Mizzou could change the way Americans eat. The university is home to many of the nation’s leading food and nutrition researchers, and they are working together to reverse America’s obesity epidemic.
Scientists in the College of Human Environmental Sciences, School of Medicine, and College of Agriculture, Food and Natural Resources teamed up to establish the MU Nutritional Center for Health (MUNCH). Their goal: to ﬁnd new ways to improve how Americans eat and teach adults and children healthy eating and exercise habits.
To study eating, MUNCH scientists need a new laboratory. The team is creating a teaching kitchen and food choice lab in the basement of Gwynn Hall. The project has received $200,000 from the J.R. Albert Foundation and $5,000 from Donna Medlin, BS HE ’77.
"Nutrition is still such an emerging science," says Medlin, food and nutrition services director at St. John’s Hospital in Springﬁeld, Mo. "We need to be able to translate food science into nutrition and to see its effect on people. The university has all the pieces to make it work."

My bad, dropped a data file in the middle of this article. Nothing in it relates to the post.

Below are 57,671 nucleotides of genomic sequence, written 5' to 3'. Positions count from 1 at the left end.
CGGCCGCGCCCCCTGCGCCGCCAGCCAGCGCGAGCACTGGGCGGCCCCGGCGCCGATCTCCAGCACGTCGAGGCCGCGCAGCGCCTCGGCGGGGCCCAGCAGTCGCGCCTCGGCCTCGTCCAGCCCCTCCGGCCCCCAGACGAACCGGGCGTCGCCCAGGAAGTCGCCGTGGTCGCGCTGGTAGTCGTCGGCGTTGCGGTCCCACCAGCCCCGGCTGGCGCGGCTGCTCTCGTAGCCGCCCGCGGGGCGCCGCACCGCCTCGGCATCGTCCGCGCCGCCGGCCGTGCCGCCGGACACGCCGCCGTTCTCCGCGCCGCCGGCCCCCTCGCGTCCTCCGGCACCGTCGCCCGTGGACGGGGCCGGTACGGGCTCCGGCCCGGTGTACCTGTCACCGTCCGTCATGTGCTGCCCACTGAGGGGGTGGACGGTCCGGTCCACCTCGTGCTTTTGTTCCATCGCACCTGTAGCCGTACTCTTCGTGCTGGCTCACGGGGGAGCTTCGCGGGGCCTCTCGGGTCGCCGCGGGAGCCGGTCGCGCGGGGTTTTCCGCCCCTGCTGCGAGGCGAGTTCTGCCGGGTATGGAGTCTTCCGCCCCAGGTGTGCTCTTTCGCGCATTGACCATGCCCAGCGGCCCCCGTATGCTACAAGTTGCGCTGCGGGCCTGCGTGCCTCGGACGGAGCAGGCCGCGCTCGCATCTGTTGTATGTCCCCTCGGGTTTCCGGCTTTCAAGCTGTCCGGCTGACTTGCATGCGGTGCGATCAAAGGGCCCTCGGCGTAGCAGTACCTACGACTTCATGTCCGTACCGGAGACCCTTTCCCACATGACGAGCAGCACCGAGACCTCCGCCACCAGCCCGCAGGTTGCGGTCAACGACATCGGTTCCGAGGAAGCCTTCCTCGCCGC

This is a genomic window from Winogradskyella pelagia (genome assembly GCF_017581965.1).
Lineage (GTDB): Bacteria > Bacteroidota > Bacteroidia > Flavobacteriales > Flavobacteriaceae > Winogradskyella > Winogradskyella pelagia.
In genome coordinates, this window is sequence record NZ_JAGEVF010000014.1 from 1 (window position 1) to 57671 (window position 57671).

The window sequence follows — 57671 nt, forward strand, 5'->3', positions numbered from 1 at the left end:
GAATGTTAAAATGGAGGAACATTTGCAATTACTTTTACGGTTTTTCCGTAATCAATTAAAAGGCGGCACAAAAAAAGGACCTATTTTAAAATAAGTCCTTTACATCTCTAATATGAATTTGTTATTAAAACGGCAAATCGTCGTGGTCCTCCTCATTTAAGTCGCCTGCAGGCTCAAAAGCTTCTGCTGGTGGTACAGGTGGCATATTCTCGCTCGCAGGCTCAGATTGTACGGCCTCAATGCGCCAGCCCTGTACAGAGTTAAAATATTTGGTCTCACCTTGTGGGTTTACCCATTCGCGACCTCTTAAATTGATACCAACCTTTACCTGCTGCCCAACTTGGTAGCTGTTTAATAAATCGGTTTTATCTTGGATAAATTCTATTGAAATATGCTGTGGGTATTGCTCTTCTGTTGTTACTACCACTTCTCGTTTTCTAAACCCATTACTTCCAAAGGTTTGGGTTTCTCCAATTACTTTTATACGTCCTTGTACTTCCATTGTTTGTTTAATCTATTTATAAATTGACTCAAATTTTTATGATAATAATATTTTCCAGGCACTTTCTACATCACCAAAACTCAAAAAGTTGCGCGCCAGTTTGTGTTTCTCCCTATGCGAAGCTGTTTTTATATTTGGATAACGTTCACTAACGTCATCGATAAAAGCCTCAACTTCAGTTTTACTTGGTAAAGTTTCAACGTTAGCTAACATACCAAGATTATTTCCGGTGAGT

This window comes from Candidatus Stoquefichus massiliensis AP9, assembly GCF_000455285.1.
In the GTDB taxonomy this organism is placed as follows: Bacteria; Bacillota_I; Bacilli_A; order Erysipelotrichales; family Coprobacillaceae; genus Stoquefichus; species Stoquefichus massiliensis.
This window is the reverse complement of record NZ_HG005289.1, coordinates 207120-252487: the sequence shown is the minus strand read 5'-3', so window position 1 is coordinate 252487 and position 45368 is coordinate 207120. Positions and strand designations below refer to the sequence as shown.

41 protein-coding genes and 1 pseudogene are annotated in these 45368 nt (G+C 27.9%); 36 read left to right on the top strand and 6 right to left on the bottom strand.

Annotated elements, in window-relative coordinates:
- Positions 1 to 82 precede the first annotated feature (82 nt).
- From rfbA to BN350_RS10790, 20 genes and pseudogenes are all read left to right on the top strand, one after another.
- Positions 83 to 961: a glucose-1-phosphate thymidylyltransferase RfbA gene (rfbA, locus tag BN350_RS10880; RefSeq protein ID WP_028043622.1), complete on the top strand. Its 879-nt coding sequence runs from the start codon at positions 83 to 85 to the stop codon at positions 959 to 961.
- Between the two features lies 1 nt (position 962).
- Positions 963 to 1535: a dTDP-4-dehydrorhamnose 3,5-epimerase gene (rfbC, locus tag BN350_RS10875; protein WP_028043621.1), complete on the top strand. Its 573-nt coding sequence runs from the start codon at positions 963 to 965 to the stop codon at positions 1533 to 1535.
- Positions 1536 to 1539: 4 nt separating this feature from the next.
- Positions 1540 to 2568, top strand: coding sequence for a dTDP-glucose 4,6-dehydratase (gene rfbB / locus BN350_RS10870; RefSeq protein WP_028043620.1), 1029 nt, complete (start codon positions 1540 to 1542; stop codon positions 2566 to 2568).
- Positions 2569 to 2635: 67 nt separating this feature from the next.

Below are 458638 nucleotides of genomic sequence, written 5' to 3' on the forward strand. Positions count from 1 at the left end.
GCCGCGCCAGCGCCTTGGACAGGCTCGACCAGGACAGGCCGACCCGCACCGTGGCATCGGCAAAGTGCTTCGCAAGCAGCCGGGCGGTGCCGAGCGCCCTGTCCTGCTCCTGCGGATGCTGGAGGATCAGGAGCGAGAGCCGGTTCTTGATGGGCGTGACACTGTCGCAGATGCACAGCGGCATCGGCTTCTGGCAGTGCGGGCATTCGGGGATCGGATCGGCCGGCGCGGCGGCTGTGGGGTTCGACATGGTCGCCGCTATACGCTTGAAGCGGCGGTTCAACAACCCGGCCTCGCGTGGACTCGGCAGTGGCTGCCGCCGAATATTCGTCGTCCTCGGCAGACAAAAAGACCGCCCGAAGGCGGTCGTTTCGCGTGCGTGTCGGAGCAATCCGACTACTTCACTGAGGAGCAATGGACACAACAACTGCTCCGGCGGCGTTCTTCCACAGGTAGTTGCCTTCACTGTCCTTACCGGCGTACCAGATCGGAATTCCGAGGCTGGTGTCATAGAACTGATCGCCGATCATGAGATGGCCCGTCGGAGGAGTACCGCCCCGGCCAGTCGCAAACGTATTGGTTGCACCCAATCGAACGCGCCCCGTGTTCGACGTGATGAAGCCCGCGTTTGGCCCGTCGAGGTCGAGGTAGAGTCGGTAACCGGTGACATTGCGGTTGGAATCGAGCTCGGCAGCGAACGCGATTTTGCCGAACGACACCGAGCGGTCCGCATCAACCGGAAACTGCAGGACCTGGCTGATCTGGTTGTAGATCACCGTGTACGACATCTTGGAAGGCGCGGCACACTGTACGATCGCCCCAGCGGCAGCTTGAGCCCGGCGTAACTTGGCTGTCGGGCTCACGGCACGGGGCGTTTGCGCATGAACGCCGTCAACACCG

The program’s new teaching kitchen will be used to instruct children and their families on how to prepare high-quality, healthy foods. The observational food choice lab will help researchers understand how children make food choices.
Chris Hardin, director of the center and chair of the department of nutritional sciences at MU, has been studying obesity for years and has partnered with researchers in agriculture, comparative and clinical medicine, public policy and journalism to seek answers.
"You can teach people what and how to eat," Hardin says. "But we’re all busy, and people ultimately have to make their own choices."
Hardin is actively raising funds for Phase II, construction of a research metabolic kitchen to prepare precise, nutrient-controlled meals. "The metabolic kitchen will allow researchers to conduct prolonged human trials," he says. "These trials will allow us to understand how food and agricultural practices affect human health and chronic disease." –Adapted from the HES Vanguard magazine, 2009